2 Things to Fix, so you improve your running…
- Form &Technique
- Workouts & Programming
Technique (Part 1)
Common for ‘functional’ athletes: your fitness is good & your running is bad. [Good at Ergs, Bad at Running]
#1: Moving Bodyweight vs. Manipulating External Load
Moving Bodyweight: Running, Double Unders, Burpees, Gymnastics
External Load, Flywheel, Belt: Rowing, Assault Bike, SkiErg, Air Runner
Elastic Energy vs. Mechanical Force also plays a role. This is the same idea that I talked about in #010 Double Unders. Elastic energy is less of a factor on ergs. It matters a lot in locomotion.
This is one reason motor-less treadmills are more metabolically demanding. This is also why larger, athletes who typically are poor runner will fair better relative to the competition on the Air Runner.
Case in point, Triple Three at the 2018 Regionals…
#2: The Ideal Body type for CrossFit is different than Running
The optimal body type for CrossFit (something I talked about in Episode #012) encourages higher level performance on ergs and weightlifting movements.
It is harder for an athlete who is a good runner to get proficient enough in all the other movements to be able to showcase their skill in the Sport of Fitness.
What is efficient for running?
-Small & Skinny, Springy, Long Femurs, Little Lower Leg Mass
Which ball will be easier to roll down a hill?
Which will need more work applied to it?
Which will move faster?
2 Common Movement Mistakes (when CrossFit athletes run)
#1: Heel Striking
#2: Quads blowing up
Breathing While Running
Options such as…
1:3 Breath-to-Rep Ratio (3-Step Inhale, 3-Step Exhale)
1:2 Breath-to-Rep Ratio (2-Step Inhale, 2-Step Exhale)
Developing Gears: How technique changes with speed
The closer the foot travels to the body 1) the less energy is needed to execute the movement and 2) the faster the turnover (cadence) can become.
Programming (Part 2)
Athlete #1: want to be as good as possible at CrossFit
Goal is minimizing weaknesses, which means improving your running.
Most Common Distances are 400m, 800m, 1600m
The model for Running for CrossFit athletes that I recommend:
- Running with high intension and great form in low fatigue settings (easiest way to do #1 is making running its own session)
- Start in short intervals with short rest (Why? Preventing compensation patterns)
Following this model, a progression might look like this…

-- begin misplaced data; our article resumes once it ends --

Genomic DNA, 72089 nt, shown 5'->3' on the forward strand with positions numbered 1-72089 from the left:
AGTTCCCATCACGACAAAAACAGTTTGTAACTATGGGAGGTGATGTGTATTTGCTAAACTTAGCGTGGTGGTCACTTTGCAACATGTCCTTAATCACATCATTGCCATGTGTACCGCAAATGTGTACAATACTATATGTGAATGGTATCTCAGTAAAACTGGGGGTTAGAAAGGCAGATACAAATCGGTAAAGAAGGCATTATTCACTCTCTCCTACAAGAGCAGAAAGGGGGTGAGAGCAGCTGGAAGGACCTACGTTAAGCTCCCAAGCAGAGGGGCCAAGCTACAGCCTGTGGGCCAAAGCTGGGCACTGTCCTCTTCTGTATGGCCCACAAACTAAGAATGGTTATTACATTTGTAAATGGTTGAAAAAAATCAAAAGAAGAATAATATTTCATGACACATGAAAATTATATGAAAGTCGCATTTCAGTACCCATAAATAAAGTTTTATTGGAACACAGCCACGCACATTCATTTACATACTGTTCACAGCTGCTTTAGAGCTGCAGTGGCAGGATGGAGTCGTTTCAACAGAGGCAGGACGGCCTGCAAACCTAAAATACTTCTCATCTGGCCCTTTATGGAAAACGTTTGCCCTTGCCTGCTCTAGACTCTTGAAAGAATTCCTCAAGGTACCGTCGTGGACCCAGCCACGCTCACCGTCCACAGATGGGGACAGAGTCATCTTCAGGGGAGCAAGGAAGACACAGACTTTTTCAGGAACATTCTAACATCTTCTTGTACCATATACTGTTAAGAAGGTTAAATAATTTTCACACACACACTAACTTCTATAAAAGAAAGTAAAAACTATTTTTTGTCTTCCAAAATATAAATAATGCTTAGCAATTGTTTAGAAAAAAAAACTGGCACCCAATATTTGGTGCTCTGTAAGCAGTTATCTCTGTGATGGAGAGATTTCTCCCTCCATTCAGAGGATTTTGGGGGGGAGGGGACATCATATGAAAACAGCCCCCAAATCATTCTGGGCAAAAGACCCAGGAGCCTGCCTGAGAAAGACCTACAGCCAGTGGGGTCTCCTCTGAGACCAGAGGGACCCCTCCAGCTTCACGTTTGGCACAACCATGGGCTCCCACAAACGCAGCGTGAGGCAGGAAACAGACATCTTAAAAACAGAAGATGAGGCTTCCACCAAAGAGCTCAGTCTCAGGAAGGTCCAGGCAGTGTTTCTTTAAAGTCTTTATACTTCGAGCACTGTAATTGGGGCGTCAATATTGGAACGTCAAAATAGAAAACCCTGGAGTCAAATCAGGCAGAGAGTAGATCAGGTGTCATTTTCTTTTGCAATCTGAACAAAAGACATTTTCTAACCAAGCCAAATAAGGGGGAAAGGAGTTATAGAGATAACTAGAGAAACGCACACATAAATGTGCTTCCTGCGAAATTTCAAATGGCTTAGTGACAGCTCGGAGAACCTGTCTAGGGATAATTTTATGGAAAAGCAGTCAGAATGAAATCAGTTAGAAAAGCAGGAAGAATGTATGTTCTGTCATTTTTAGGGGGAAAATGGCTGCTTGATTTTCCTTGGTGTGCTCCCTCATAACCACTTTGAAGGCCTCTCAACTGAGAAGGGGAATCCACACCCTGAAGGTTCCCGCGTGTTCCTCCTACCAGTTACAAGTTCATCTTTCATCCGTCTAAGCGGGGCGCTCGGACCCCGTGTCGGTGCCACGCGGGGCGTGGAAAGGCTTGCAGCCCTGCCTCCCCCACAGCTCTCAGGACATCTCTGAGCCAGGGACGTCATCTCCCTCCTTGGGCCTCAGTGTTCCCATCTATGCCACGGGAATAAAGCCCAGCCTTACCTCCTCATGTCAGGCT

200m x 20; Rest 0:10 between Intervals
400m x 10; Rest 0:20 between Intervals
800m x 5; Rest 0:40 between Intervals
Volume: 4000m for Each (~2.5mi)
Athlete #2: Wants to be as good at CrossFit and as good at running as possible
A question you need to ask yourself… “What’s good?”
Remember: You can’t get better at everything at once.
So let’s keep this simple…
Let’s say you want to prep for an endurance running event in a few months. If you do met-cons 5 days per week, back that off to 3 and replace that with two running specific workouts.
Then let’s say it’s the fall after your race, go back to doing Met-Cons 5 days per week, but do enough running drills, stand alone conditioning work, and running in met-cons that your body as a system has a reason to hold onto most of your running adaptations.
Got a specific personal question? Email me at email@example.com
Athlete #3: Wants to be as competitive in running as possible, while maintaining functionality & athleticism.
During your competitive season: Do minimal doses of accessory and strength work.
During your off-season: Take time to undo the damage your did (overuse injuries, imbalances, degrading soft tissue quality).
Principle of Specificity
SAID Principle: Specific Adaptations to Imposed Demands
If you want to run faster, then run faster.
If you want to run slowly for a long time, then run slowly for a long time.
If you suck at running, it’s probably because you don’t run much.”Ben Wise
If you want to be better at running, spend more time running and doing things that yield improved running performance.
Informative rants on the Sport of Fitness.
No fluff, No BS. Just practical ways to help you improve your fitness.
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